Or just plane don't rotate or move tires. A front is a front a rear is a rear. A rear wears out, replace it. A front wears out, replace it.
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Old 08-01-16, 10:42 AM
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Originally Posted by Marcus_Ti
Or just plane don't rotate or move tires. A front is a front a rear is a rear. A rear wears out, replace it. A front wears out, replace it.
Works for me.
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Old 08-01-16, 10:47 AM
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Originally Posted by Homebrew01
Works for me.
Yea, I suppose If you aren't a mega-miles/year rider rotating makes more sense as a front might just plain dry-rot out before you get your due miles out of it.
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Old 08-01-16, 11:01 AM
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Originally Posted by Marcus_Ti
Or just plane don't rotate or move tires. A front is a front a rear is a rear. A rear wears out, replace it. A front wears out, replace it.
This is what I do.

39 years of riding and never rotated a tire except maybe in an emergency, put a severely cut tire in the back just to get home.
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Old 08-01-16, 11:01 AM
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keep in mind rotating only works if you use the same tire in the same size on both wheels . . .

my utility/trailer/commuter bike has a 25 up front and a 32 in the rear to accommodate the weight of loaded panniers at a reasonable psi (different tires and brands). my "race" bike runs a 25 up front and a 28 in the rear (same tire/brand just different sizes) to allow me to run more reasonable pressures while simultaneously increasing comfort and grip (i'm around 190 right now and I can run front and rear at 90psi very comfortably).

don't let the tire snobs get to you, your tires don't have to match, and there are good reasons to use different tires for different situations, but doing so means you can't just "rotate" them from front to back.
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Old 08-01-16, 11:41 AM
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Because a front tire failure will result in a Crash and Injury, if you only buy one tire, new, put it on the front ,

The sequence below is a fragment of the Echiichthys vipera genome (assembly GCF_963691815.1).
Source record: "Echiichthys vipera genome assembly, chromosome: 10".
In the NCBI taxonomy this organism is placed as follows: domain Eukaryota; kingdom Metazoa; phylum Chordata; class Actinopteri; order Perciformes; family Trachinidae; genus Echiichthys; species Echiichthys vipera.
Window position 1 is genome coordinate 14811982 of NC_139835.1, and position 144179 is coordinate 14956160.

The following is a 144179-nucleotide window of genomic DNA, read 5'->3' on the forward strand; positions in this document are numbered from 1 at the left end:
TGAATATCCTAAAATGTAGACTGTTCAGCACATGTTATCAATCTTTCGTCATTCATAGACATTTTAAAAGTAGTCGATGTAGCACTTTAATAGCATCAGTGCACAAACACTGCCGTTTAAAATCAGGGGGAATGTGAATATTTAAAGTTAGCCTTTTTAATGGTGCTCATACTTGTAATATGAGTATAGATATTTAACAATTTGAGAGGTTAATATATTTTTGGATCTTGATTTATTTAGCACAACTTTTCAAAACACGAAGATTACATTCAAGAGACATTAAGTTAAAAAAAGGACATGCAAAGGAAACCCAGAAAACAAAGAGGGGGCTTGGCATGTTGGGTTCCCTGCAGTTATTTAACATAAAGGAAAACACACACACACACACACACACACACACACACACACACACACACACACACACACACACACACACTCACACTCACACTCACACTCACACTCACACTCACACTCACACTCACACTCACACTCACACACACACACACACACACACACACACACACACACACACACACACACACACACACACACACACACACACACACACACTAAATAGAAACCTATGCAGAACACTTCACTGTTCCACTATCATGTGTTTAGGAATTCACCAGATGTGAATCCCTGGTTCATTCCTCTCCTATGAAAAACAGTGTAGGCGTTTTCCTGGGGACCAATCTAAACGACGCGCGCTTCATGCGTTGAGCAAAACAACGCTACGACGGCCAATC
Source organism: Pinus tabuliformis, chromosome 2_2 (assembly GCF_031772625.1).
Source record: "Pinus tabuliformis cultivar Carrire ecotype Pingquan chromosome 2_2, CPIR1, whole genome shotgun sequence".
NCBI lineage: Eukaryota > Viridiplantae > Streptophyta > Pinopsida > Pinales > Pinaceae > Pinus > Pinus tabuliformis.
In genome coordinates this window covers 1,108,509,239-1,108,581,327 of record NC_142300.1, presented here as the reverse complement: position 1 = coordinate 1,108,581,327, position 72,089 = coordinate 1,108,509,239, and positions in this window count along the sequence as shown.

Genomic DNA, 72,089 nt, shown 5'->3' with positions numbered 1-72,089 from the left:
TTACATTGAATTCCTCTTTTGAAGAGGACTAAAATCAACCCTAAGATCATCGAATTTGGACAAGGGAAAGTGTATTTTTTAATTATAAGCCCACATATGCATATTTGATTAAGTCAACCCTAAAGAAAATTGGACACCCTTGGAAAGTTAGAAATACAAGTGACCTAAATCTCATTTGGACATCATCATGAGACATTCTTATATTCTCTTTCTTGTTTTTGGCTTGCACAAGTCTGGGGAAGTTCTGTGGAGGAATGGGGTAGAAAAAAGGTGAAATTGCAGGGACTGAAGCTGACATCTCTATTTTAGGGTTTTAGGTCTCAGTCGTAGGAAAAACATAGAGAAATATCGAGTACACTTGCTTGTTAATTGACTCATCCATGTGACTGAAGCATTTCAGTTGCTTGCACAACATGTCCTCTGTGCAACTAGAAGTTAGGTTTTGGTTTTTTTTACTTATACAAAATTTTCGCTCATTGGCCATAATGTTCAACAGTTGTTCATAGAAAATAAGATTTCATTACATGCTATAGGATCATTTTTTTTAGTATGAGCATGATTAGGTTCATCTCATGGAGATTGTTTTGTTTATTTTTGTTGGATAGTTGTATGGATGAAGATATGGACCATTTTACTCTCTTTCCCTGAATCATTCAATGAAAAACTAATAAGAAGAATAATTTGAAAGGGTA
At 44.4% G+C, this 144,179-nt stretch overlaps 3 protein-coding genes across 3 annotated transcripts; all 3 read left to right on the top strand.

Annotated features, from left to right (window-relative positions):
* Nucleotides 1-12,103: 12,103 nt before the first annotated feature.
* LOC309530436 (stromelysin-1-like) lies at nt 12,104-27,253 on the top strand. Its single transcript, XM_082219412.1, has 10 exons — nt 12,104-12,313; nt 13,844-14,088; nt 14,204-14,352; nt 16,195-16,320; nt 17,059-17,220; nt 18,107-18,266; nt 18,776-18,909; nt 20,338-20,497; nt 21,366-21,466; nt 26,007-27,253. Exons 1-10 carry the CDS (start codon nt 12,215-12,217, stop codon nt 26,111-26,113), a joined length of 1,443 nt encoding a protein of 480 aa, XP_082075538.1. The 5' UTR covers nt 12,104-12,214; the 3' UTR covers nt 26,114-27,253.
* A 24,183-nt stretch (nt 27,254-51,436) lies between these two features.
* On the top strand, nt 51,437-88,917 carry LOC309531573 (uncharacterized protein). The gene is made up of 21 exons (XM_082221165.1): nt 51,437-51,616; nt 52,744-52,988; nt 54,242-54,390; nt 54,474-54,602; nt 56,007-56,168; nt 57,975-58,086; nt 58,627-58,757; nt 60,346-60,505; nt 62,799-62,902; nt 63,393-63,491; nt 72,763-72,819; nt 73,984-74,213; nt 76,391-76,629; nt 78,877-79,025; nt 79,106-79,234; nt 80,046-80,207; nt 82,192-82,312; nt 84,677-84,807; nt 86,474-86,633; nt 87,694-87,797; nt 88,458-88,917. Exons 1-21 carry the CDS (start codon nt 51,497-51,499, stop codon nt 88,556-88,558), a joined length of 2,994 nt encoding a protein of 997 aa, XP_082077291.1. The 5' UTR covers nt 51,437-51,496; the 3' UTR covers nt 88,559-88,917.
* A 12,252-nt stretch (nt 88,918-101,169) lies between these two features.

and put the current front on the rear.
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Old 08-01-16, 01:24 PM
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I am one of the weird ones that like my tires to match, even though there is no good reason to be this way.

When my rear tire wears out, I replace it with one to match the front. If for some reason I can't find a matching tire, I might just buy a pair of a new tires I want to try. I do save the old front tire when I do this for use on the trainer.
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Old 08-01-16, 09:05 PM
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I've tried, I really have tried to regularly rotate tires on my commuter 'bent but it just don't work!

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Old 08-02-16, 01:35 PM
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I certainly want a good tire up front, so when a tire (usually the rear as everyone has stated) needs replacing, I replace them both. The "good" tire I remove becomes a spare or trainer tire.
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Old 08-02-16, 01:37 PM
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Originally Posted by Cychologist
I certainly want a good tire up front, so when a tire (usually the rear as everyone has stated) needs replacing, I replace them both. The "good" tire I remove becomes a spare or trainer tire.
Since a front can last 3-4X+ as long as a rear...you must have a stockpile of 25% used tires....
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Old 08-02-16, 02:21 PM
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Originally Posted by Marcus_Ti
Or just plane don't rotate or move tires. A front is a front a rear is a rear. A rear wears out, replace it. A front wears out, replace it.
Originally Posted by Homebrew01
Works for me.
Plain works even better...
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Old 08-02-16, 02:45 PM
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Originally Posted by Marcus_Ti
Since a front can last 3-4X+ as long as a rear...you must have a stockpile of 25% used tires....
My fronts don't last but about 40% longer than my rears, and the trainer eats them up. I don't recycle too many tires.
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Old 08-02-16, 10:20 PM
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Always put the new tire on the front. Rotate the used tire to the rear.

That's how to rotate tires on a bicycle. The % of a blowout is shifted to the rear which is safer.